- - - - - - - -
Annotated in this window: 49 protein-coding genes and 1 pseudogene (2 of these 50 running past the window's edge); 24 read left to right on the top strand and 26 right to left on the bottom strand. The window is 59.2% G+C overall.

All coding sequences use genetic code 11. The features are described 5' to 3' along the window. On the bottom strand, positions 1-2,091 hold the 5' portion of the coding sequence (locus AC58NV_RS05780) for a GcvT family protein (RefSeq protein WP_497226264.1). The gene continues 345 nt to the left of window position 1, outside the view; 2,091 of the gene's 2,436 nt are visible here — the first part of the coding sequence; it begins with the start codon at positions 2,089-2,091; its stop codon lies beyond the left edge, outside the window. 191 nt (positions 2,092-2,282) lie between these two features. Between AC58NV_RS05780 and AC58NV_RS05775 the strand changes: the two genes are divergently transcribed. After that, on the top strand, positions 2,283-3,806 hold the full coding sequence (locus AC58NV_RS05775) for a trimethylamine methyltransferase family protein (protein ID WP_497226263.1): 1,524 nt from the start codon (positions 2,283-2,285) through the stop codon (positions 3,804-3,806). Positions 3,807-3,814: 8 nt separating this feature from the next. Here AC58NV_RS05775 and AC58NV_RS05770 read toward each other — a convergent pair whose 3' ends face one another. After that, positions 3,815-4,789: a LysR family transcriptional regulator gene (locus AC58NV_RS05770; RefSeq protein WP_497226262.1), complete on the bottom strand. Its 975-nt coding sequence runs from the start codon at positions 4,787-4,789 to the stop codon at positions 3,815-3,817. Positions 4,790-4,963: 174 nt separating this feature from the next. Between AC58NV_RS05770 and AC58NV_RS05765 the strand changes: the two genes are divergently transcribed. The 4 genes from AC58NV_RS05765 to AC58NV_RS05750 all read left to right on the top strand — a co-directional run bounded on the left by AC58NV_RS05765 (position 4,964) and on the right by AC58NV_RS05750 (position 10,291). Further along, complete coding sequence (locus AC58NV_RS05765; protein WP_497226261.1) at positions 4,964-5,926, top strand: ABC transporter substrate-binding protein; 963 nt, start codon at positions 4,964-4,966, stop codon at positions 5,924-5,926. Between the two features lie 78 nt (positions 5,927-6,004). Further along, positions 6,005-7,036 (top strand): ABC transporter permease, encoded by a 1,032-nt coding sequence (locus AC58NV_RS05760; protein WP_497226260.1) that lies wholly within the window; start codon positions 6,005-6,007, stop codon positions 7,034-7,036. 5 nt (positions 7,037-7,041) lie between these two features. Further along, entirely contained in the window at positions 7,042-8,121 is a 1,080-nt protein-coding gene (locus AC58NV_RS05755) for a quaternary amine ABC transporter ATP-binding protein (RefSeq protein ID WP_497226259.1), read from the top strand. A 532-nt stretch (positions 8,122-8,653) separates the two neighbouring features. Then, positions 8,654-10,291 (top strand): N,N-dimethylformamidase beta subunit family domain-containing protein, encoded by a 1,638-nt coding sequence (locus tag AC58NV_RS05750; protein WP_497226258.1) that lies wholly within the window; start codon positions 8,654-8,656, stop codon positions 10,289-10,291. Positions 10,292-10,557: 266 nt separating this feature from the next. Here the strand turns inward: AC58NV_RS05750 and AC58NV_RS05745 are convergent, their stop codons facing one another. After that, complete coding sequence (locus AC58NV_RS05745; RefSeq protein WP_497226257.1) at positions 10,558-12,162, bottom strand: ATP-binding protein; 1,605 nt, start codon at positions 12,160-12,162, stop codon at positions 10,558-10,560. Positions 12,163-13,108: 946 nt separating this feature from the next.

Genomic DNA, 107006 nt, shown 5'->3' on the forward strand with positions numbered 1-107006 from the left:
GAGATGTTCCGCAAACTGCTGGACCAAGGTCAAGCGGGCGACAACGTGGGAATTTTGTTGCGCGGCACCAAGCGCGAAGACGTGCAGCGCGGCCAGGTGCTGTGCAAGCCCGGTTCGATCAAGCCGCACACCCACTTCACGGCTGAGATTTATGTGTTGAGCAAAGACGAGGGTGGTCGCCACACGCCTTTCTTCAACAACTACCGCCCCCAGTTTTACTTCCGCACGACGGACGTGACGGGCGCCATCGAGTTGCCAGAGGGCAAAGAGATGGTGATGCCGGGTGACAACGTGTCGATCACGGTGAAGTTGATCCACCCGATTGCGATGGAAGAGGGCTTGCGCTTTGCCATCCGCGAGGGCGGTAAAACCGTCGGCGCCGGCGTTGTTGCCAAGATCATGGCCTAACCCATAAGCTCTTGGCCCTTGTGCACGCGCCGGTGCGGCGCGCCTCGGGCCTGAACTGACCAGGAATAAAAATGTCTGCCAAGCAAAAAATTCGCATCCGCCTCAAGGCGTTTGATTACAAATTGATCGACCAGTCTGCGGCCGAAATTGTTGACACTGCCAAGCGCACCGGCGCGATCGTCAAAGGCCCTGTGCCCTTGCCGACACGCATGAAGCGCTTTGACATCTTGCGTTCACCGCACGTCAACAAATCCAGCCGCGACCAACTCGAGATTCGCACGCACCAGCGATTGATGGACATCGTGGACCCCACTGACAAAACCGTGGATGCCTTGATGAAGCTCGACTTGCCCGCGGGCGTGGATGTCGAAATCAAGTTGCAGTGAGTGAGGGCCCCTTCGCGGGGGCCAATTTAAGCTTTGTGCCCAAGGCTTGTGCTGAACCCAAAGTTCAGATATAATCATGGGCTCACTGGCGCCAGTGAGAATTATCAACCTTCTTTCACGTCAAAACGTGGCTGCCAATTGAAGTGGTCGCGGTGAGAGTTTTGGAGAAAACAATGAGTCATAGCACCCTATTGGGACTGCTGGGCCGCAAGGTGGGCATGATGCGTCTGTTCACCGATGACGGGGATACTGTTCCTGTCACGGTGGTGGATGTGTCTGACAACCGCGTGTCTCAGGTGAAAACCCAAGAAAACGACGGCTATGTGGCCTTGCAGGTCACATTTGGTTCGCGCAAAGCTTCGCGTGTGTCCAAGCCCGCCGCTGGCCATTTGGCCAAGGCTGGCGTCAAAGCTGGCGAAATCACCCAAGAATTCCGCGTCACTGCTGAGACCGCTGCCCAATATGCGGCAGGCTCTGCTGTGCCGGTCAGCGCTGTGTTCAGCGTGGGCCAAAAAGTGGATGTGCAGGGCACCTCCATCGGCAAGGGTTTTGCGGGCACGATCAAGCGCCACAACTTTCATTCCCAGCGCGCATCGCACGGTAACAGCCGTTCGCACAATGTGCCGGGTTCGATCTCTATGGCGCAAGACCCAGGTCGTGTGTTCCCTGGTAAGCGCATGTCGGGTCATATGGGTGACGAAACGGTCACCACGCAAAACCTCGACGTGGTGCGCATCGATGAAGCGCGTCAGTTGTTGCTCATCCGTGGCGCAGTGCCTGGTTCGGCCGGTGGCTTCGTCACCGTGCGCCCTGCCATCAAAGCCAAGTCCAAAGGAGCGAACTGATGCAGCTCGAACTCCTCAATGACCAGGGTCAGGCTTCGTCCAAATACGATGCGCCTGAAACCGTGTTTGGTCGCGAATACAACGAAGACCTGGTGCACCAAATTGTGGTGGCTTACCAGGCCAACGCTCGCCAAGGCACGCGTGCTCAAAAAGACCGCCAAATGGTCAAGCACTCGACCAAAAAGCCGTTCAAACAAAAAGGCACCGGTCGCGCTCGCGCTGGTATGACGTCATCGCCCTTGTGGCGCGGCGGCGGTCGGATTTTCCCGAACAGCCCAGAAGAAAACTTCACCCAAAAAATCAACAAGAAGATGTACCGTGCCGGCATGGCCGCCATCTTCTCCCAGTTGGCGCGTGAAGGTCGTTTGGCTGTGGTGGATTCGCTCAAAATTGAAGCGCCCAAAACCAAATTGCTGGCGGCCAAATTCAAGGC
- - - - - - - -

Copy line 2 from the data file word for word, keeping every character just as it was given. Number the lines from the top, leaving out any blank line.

All coding sequences use genetic code 11. The features are described 5' to 3' along the window. On the bottom strand, positions 1-2,091 hold the 5' portion of the coding sequence (locus AC58NV_RS05780) for a GcvT family protein (RefSeq protein WP_497226264.1). The gene continues 345 nt to the left of window position 1, outside the view; 2,091 of the gene's 2,436 nt are visible here — the first part of the coding sequence; it begins with the start codon at positions 2,089-2,091; its stop codon lies beyond the left edge, outside the window. 191 nt (positions 2,092-2,282) lie between these two features. Between AC58NV_RS05780 and AC58NV_RS05775 the strand changes: the two genes are divergently transcribed. After that, on the top strand, positions 2,283-3,806 hold the full coding sequence (locus AC58NV_RS05775) for a trimethylamine methyltransferase family protein (protein ID WP_497226263.1): 1,524 nt from the start codon (positions 2,283-2,285) through the stop codon (positions 3,804-3,806). Positions 3,807-3,814: 8 nt separating this feature from the next. Here AC58NV_RS05775 and AC58NV_RS05770 read toward each other — a convergent pair whose 3' ends face one another. After that, positions 3,815-4,789: a LysR family transcriptional regulator gene (locus AC58NV_RS05770; RefSeq protein WP_497226262.1), complete on the bottom strand. Its 975-nt coding sequence runs from the start codon at positions 4,787-4,789 to the stop codon at positions 3,815-3,817. Positions 4,790-4,963: 174 nt separating this feature from the next. Between AC58NV_RS05770 and AC58NV_RS05765 the strand changes: the two genes are divergently transcribed. The 4 genes from AC58NV_RS05765 to AC58NV_RS05750 all read left to right on the top strand — a co-directional run bounded on the left by AC58NV_RS05765 (position 4,964) and on the right by AC58NV_RS05750 (position 10,291). Further along, complete coding sequence (locus AC58NV_RS05765; protein WP_497226261.1) at positions 4,964-5,926, top strand: ABC transporter substrate-binding protein; 963 nt, start codon at positions 4,964-4,966, stop codon at positions 5,924-5,926. Between the two features lie 78 nt (positions 5,927-6,004). Further along, positions 6,005-7,036 (top strand): ABC transporter permease, encoded by a 1,032-nt coding sequence (locus AC58NV_RS05760; protein WP_497226260.1) that lies wholly within the window; start codon positions 6,005-6,007, stop codon positions 7,034-7,036. 5 nt (positions 7,037-7,041) lie between these two features. Further along, entirely contained in the window at positions 7,042-8,121 is a 1,080-nt protein-coding gene (locus AC58NV_RS05755) for a quaternary amine ABC transporter ATP-binding protein (RefSeq protein ID WP_497226259.1), read from the top strand. A 532-nt stretch (positions 8,122-8,653) separates the two neighbouring features. Then, positions 8,654-10,291 (top strand): N,N-dimethylformamidase beta subunit family domain-containing protein, encoded by a 1,638-nt coding sequence (locus tag AC58NV_RS05750; protein WP_497226258.1) that lies wholly within the window; start codon positions 8,654-8,656, stop codon positions 10,289-10,291. Positions 10,292-10,557: 266 nt separating this feature from the next. Here the strand turns inward: AC58NV_RS05750 and AC58NV_RS05745 are convergent, their stop codons facing one another. After that, complete coding sequence (locus AC58NV_RS05745; RefSeq protein WP_497226257.1) at positions 10,558-12,162, bottom strand: ATP-binding protein; 1,605 nt, start codon at positions 12,160-12,162, stop codon at positions 10,558-10,560. Positions 12,163-13,108: 946 nt separating this feature from the next.